Jeste: I have developed increasing interest in the area of successful aging: what makes older people do well, feel happy and contribute to society at a high level. This led me to do research on wisdom and to study whether wisdom increases with aging. Wisdom, a unique attribute rich in history dating back to the dawn of civilization, is a newcomer to the world of empirical research. For centuries, wisdom was the sole province of religion and philosophy, but I believe it is a real entity with biological roots.

Defining wisdom is rather subjective, though there are many similarities in definitions across time and cultures. Components of wisdom that are commonly agreed on include: thoughtful decision-making, empathy, compassion or altruism, emotional stability, self-understanding, decisiveness and tolerance for divergent values.

Research suggests that there may be a neurobiological basis for wisdom’s components. Several specific brain regions appear to be involved in different components of wisdom. Neurobiology of wisdom probably involves an optimal balance between more primitive brain regions (the limbic system) and the newest ones (pre-frontal cortex.)

Understanding the neurobiology of wisdom may have considerable clinical significance, for example, in studying and eventually treating disorders such as antisocial personality disorder and certain types of dementia such as the fronto-temporal dementia. In addition, age-associated wisdom may help to overcome the negative effects of diseases and stressors that are common in late life and lead to improved mental health and psychosocial functioning.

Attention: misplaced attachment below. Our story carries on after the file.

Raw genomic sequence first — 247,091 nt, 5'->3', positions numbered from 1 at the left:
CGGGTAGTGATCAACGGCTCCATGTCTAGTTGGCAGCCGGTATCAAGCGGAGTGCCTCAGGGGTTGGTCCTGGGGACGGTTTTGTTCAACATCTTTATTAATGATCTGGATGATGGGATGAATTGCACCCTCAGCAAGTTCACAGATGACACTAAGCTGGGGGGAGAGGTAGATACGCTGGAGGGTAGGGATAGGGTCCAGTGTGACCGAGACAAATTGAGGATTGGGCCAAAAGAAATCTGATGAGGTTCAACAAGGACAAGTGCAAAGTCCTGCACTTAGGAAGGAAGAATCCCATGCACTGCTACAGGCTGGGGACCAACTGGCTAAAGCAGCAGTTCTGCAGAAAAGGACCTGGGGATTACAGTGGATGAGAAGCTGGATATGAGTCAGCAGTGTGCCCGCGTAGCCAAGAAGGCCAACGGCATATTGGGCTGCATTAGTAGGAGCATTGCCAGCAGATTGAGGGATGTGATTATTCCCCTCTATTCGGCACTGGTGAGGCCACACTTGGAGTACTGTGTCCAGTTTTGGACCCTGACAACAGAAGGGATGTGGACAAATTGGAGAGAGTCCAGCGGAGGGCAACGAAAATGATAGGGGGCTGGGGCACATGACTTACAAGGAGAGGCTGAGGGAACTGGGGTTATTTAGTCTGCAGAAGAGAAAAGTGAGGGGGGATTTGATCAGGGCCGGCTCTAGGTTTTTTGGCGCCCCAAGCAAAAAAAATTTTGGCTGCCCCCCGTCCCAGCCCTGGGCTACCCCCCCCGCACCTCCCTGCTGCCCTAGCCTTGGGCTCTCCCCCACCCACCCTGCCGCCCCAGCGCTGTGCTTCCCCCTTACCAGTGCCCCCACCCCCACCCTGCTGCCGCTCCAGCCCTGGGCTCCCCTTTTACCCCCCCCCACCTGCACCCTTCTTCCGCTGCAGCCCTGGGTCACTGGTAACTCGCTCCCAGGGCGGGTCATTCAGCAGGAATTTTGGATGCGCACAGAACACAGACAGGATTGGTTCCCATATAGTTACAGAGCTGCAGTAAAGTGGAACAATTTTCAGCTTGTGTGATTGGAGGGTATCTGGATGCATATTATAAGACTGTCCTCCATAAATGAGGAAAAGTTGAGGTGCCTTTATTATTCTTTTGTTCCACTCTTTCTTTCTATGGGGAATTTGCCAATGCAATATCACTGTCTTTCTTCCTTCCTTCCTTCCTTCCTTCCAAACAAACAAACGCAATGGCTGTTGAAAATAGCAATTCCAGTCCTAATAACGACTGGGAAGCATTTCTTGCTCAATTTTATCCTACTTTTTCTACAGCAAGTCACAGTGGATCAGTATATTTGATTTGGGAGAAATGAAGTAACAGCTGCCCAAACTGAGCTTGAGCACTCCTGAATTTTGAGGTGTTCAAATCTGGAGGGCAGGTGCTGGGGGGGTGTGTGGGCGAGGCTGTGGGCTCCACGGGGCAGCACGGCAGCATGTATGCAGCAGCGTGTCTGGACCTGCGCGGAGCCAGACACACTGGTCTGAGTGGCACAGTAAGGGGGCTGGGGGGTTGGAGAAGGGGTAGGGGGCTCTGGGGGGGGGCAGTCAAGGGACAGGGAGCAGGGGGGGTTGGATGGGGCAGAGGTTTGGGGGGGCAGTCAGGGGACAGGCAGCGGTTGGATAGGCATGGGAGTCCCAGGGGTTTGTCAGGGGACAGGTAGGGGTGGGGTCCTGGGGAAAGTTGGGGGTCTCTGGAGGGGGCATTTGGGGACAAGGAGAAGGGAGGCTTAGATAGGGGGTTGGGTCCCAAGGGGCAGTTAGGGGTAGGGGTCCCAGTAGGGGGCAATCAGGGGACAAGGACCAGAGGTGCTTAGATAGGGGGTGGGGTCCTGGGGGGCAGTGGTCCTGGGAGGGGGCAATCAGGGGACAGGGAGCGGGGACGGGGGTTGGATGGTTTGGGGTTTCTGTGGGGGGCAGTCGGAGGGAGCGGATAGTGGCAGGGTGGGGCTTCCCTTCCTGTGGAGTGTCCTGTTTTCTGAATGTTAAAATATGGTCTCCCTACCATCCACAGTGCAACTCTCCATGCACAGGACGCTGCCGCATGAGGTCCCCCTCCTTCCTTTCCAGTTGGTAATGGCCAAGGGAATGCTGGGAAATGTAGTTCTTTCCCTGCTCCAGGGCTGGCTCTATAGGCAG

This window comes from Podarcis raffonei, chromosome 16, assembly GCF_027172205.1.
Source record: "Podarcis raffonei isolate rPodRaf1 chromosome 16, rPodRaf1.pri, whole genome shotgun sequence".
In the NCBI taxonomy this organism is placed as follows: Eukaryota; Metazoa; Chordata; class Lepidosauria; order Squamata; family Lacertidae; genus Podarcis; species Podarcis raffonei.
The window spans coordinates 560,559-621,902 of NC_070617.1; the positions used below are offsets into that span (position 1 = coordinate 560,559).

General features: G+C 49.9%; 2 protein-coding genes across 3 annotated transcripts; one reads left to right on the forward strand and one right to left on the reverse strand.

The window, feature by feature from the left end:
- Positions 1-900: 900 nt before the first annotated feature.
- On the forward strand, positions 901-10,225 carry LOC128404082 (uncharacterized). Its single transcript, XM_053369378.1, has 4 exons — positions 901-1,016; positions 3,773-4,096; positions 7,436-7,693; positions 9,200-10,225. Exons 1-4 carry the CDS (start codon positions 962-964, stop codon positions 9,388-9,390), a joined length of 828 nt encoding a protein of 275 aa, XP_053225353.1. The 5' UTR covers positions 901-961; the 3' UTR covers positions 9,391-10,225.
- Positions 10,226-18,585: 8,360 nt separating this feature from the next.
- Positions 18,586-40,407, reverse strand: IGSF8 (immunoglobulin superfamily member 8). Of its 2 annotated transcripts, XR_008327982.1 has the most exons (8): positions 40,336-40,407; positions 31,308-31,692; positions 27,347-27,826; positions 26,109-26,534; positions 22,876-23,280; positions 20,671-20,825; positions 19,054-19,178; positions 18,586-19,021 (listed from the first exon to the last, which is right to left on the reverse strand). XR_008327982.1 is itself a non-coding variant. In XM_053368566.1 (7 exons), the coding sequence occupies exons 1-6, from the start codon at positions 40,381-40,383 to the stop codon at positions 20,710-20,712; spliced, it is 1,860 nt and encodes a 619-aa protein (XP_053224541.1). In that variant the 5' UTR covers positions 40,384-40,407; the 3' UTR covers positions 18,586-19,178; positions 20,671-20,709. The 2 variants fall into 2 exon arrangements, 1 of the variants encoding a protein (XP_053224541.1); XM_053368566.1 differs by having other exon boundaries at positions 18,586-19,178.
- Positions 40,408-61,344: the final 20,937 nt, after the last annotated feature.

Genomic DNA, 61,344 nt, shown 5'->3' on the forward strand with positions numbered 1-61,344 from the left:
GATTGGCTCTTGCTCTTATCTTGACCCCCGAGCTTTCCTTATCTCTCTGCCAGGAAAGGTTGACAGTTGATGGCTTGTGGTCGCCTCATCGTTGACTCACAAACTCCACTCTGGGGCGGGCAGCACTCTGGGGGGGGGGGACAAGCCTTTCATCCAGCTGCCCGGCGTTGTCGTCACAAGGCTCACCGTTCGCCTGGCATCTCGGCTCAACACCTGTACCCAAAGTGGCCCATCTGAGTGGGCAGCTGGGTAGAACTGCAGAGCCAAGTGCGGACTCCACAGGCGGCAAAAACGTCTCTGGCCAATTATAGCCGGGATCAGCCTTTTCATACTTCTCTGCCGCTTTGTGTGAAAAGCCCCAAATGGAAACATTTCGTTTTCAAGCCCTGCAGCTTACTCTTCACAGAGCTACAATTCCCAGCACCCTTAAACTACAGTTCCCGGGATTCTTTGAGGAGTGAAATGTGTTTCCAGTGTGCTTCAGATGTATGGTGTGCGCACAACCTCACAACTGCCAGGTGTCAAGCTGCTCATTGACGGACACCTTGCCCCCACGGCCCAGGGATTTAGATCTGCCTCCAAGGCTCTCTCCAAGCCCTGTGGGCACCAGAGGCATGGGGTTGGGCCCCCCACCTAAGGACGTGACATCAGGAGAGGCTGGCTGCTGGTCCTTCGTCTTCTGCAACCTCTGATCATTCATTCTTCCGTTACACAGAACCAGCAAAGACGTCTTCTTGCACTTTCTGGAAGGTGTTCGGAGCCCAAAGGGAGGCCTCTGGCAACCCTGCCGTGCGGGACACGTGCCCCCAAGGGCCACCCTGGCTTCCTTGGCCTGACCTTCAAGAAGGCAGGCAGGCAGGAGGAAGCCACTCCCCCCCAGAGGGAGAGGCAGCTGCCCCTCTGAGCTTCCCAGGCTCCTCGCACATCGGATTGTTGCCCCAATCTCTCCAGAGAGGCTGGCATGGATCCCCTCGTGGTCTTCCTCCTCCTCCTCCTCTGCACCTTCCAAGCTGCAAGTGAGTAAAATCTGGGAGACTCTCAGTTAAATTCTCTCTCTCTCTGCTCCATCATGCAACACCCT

What are some challenges you see in your work in terms of older populations and mental illness?

Jeste: The existing infrastructure and financing of health care, pool of mental health care providers with adequate geriatric training and mental health care delivery systems are extremely inadequate to meet the challenges posed by the expected increase in the numbers of older adults with mental illness. A national crisis in geriatric mental health care is emerging. Today there are only about 1,800 board-certified geriatric psychiatrists in the U.S.—one for every 23,000 older Americans. That ratio is estimated to diminish to one geriatric psychiatrist for every 27,000 individuals 65 and older by 2030. Yet, little is being done to address this challenge. Deliberate and coordinated action is urgently warranted.

A basic problem is pervasive ageism. The aging of the population is often dubbed as the “silver tsunami.” Older people are seen as a burden on the society, especially in terms of rising costs of Social Security and Medicare. Yet our study suggests that there is a growing number of old adults who can be productive and contribute to the society in many ways. Successfully aging seniors can, in fact, be a great resource for younger generations. I consider this “the positive psychiatry of aging,” which will be the future of our field.

Reduction of the rising costs of health care is also possible, and prevention is the way to do so. Research has shown that depression raises the cost of medical care in older adults significantly; yet, it is usually treatable and sometimes preventable. For example, focus on methods for early detection and treatment or even prevention of a depressive episode that commonly follows heart attack or stroke.

Late-onset schizophrenia is not something we read about often. The perception is that schizophrenia hits in the late teens or 20s. Can you talk more about that?